Modeling contention interference in crossbar-based systems via sequence-aware pairing (SeAP)
Document typeMaster thesis
Rights accessOpen Access
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Critical Real-time Embedded Systems encompasses an increasingly relevant class of embedded systems for which the timely execution of a functionality is as important as its functional correctness. The derivation of trustworthy timing bounds, an inescapable requirement for that class of systems, is challenged by the inherent parallelism in multicore platforms. When shifting from single-core to multicore systems, some hardware resources become shared among available cores. Under such a scenario, contention may arise when two or more cores send requests to the same hardware shared resource at the same time. Contention causes potential delays in the time required to serve each request, which in turn affects the overall execution time requirements of an application and hence its Worst-Case Execution Time (WCET). The computation of trustworthy bounds to the impact of contention in multicore systems is further challenged by the increasing complexity of modern cutting-edge multicore and manycore hardware solutions, which are increasingly adopted in the Critical Real-time Embedded Systems domain to respond to increasing computational and performance requirements. Contention bounds are required to be at the same time accounting for the worst-case scenario, and tight, avoiding unnecessary pessimism and ultimately the development costs and system over-dimensioning. Under the above considerations, this Thesis aims at improving (reducing) the bounds on contention delay when accessing shared resources. In particular, we focus on systems featuring interconnects that allow some form of parallelism such as crossbars and alike. We differentiate from state-of-the-art solutions, which only address bus-like interconnects and only exploit access counts, by exploiting information on the sequence of accesses performed by contenting tasks. Instead, we exploit the sequence of requests to the different target resources produced by each core to produce tighter bounds by discarding contention scenarios that cannot occur in practice. To that end, we adapt existing techniques from the pattern matching domain to derive the worst-case contention effects from the sequences of requests each core sends over the interconnect. Results on a wide set of synthetic and real scenarios and benchmark on an AURIX TC297TX show that our technique outperforms other contention modelling approaches.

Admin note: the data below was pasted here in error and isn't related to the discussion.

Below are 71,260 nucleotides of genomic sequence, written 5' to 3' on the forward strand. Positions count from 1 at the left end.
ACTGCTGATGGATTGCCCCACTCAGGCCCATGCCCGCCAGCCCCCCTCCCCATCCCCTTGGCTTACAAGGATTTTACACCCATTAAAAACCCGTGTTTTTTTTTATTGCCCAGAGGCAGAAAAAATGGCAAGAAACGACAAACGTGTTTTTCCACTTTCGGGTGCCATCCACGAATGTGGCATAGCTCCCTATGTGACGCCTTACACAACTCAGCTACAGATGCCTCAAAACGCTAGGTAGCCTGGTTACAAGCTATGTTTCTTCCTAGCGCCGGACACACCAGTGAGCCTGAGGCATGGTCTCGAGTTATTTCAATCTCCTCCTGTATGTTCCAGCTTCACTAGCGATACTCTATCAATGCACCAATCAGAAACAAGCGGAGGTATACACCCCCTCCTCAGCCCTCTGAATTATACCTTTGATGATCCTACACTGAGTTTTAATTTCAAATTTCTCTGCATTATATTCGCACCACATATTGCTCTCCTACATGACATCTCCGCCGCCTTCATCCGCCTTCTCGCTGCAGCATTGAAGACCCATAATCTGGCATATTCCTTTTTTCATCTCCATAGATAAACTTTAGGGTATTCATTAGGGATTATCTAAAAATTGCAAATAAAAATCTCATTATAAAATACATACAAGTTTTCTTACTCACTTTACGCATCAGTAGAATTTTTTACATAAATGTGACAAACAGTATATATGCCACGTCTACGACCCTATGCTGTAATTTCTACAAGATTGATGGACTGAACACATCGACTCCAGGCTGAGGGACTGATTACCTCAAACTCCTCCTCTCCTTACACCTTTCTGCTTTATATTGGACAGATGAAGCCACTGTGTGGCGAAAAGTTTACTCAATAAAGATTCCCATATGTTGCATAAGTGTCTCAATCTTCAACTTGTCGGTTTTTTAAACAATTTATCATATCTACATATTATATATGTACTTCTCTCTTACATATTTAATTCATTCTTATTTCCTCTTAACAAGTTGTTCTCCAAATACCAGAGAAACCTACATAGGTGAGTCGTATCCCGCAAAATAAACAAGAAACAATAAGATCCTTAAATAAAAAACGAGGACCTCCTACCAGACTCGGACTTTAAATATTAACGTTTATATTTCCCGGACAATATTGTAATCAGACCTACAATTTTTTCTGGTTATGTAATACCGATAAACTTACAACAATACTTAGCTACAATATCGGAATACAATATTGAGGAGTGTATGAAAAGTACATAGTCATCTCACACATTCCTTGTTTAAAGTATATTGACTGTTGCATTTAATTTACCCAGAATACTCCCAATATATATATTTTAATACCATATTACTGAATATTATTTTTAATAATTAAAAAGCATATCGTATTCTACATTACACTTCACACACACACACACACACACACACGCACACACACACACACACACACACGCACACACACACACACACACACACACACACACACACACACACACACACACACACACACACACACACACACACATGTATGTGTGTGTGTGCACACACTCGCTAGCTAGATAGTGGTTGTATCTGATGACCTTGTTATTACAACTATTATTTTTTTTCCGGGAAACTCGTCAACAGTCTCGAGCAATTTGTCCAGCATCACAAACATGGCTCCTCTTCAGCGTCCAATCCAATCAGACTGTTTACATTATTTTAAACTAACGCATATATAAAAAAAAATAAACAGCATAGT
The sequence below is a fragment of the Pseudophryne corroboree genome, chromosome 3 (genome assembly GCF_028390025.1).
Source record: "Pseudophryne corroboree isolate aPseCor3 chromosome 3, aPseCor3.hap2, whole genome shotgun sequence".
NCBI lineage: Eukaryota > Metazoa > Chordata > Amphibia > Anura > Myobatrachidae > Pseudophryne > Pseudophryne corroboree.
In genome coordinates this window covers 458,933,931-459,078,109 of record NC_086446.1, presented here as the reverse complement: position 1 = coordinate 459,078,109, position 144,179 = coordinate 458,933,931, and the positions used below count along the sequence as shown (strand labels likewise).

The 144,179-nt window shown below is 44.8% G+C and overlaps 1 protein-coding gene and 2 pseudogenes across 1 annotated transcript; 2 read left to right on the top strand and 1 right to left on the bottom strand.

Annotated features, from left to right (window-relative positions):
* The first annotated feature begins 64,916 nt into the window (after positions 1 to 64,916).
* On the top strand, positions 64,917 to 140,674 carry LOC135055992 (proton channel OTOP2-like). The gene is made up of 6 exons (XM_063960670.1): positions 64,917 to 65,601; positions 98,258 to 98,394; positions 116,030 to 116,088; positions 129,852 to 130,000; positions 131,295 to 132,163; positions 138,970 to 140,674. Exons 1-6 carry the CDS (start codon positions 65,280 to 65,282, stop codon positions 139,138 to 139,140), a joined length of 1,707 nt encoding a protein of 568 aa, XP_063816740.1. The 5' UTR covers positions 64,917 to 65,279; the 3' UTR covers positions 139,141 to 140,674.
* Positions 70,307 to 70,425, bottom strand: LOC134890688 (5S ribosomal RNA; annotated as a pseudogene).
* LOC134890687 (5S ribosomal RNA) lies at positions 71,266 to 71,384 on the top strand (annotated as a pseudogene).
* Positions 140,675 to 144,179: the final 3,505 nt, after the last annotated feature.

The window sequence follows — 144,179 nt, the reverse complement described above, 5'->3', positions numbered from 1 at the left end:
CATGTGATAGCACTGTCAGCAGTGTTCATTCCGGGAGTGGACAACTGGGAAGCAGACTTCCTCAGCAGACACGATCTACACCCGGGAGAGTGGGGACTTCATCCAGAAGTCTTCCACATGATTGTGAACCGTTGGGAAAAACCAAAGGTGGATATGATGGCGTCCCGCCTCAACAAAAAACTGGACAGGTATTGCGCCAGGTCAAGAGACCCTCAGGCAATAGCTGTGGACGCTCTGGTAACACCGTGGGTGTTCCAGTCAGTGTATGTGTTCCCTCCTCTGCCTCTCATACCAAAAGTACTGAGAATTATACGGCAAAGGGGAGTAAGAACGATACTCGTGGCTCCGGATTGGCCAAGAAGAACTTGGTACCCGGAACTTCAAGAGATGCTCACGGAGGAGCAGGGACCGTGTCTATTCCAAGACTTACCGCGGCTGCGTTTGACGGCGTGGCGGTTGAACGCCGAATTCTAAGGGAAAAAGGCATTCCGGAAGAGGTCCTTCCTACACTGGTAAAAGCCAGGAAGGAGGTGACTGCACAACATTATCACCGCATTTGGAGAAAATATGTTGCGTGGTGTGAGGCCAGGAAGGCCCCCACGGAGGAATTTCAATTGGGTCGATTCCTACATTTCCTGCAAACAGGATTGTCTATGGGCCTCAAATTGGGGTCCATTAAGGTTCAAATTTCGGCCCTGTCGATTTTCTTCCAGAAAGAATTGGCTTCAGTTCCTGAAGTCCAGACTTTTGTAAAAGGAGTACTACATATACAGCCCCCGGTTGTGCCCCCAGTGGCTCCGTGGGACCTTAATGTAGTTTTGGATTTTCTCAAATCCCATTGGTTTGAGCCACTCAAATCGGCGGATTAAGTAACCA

SubjectsEmbedded computer systems, Real-time data processing, Sistemes incrustats (Informàtica), Temps real (Informàtica)
DegreeMÀSTER UNIVERSITARI EN INNOVACIÓ I RECERCA EN INFORMÀTICA (Pla 2012)